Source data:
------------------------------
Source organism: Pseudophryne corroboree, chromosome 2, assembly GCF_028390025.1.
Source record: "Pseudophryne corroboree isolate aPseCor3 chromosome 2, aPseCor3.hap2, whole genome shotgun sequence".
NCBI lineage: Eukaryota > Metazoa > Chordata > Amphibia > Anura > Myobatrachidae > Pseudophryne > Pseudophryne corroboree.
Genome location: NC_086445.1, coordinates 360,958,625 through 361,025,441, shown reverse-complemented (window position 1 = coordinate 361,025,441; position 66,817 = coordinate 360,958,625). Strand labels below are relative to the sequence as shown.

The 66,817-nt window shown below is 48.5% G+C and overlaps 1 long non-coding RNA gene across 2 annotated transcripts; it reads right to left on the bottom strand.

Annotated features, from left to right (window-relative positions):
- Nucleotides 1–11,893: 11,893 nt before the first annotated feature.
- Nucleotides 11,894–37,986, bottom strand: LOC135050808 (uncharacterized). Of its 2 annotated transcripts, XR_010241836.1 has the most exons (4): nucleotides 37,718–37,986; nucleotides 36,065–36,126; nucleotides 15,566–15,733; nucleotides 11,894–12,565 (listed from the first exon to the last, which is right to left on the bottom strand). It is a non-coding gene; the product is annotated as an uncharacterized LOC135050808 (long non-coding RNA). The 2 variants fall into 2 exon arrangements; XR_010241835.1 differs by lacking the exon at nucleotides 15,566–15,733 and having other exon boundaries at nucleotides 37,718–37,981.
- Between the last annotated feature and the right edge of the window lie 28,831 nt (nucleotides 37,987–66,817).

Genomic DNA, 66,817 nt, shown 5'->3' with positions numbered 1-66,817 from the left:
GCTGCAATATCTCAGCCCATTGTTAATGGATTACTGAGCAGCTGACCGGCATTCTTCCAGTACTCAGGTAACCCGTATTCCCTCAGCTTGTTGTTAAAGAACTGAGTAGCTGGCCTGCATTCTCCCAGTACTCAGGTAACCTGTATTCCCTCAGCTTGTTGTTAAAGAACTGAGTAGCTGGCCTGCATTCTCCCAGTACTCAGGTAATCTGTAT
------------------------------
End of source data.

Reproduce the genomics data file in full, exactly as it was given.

Source organism: Pseudophryne corroboree, chromosome 2, assembly GCF_028390025.1.
Source record: "Pseudophryne corroboree isolate aPseCor3 chromosome 2, aPseCor3.hap2, whole genome shotgun sequence".
NCBI lineage: Eukaryota > Metazoa > Chordata > Amphibia > Anura > Myobatrachidae > Pseudophryne > Pseudophryne corroboree.
Genome location: NC_086445.1, coordinates 360,958,625 through 361,025,441, shown reverse-complemented (window position 1 = coordinate 361,025,441; position 66,817 = coordinate 360,958,625). Strand labels below are relative to the sequence as shown.

The 66,817-nt window shown below is 48.5% G+C and overlaps 1 long non-coding RNA gene across 2 annotated transcripts; it reads right to left on the bottom strand.

Annotated features, from left to right (window-relative positions):
- Nucleotides 1–11,893: 11,893 nt before the first annotated feature.
- Nucleotides 11,894–37,986, bottom strand: LOC135050808 (uncharacterized). Of its 2 annotated transcripts, XR_010241836.1 has the most exons (4): nucleotides 37,718–37,986; nucleotides 36,065–36,126; nucleotides 15,566–15,733; nucleotides 11,894–12,565 (listed from the first exon to the last, which is right to left on the bottom strand). It is a non-coding gene; the product is annotated as an uncharacterized LOC135050808 (long non-coding RNA). The 2 variants fall into 2 exon arrangements; XR_010241835.1 differs by lacking the exon at nucleotides 15,566–15,733 and having other exon boundaries at nucleotides 37,718–37,981.
- Between the last annotated feature and the right edge of the window lie 28,831 nt (nucleotides 37,987–66,817).

Genomic DNA, 66,817 nt, shown 5'->3' with positions numbered 1-66,817 from the left:
GCTGCAATATCTCAGCCCATTGTTAATGGATTACTGAGCAGCTGACCGGCATTCTTCCAGTACTCAGGTAACCCGTATTCCCTCAGCTTGTTGTTAAAGAACTGAGTAGCTGGCCTGCATTCTCCCAGTACTCAGGTAACCTGTATTCCCTCAGCTTGTTGTTAAAGAACTGAGTAGCTGGCCTGCATTCTCCCAGTACTCAGGTAATCTGTAT